As the 10th Panzer Division surrounded the town, they were engaged by the French naval guns in the bastions along the seafront, though many of these could fire out to sea only. In many cases, the French seamen and gunners were evacuated by naval tugs once they had fired off their ammunition, but officers successfully appealed for volunteers to remain to defend their fortifications.7
For the attack on Calais, Ferdinand Schaal ordered his 86th Rifle Regiment (two battalions) to capture the old town and the citadel, while the 69th Rifle Regiment (also of two battalions) circled the town to attack from the east and capture the harbour and Gare Maritime. In the event, Fort Nieulay was defended by some of the QVR and some French troops, and held out for most of the morning. The German 86th Rifle Regiment was also distracted by the need to capture Sangatte and other outlying positions, and could not attack the enceinte before mid-afternoon. Although the defences were weak in this south-western section, the defenders (the 60th Rifles) were reinforced by various detachments and held out till fighting died away at nightfall. The German 69th Rifle Regiment had to relieve units of 1st Panzer Division, and also could not attack the enceinte before evening, when they made little progress.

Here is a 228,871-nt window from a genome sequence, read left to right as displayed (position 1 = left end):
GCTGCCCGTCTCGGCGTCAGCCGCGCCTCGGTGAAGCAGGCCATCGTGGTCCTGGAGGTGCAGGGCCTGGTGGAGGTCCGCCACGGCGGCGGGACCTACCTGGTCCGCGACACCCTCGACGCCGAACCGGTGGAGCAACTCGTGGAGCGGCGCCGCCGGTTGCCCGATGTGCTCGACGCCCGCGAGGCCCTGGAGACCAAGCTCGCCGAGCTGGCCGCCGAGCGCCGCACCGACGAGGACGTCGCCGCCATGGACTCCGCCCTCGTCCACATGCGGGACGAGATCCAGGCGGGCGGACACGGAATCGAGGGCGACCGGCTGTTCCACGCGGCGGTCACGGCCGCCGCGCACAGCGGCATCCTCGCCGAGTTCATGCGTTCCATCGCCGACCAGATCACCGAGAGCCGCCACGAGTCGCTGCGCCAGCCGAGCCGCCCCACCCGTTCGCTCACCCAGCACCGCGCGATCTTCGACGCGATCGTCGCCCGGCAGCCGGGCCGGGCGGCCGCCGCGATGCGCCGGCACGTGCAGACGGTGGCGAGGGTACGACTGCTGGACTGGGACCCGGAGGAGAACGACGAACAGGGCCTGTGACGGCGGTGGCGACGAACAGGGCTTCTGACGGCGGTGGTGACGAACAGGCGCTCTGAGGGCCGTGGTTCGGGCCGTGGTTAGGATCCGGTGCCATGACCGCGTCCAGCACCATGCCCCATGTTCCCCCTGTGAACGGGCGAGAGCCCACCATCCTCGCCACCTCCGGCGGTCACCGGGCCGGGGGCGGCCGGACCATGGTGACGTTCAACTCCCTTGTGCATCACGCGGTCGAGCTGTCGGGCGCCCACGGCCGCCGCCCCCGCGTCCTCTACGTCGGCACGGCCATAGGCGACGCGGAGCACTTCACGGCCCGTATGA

During the day, Nicholson had spoken by telephone with the War Office, and described his situation. The War Office seemed to agree that there was little the defenders of Calais could do to assist the British Expeditionary Force, and that Calais could not really be defended even if reinforcements were sent. Nicholson was informed that "in principle" it had been decided to evacuate his brigade. There was much other, contradictory information. He received telegrams exhorting him to fight for "Allied solidarity", and was told that various units were advancing from Dunkirk to his aid. There was no truth in these claims.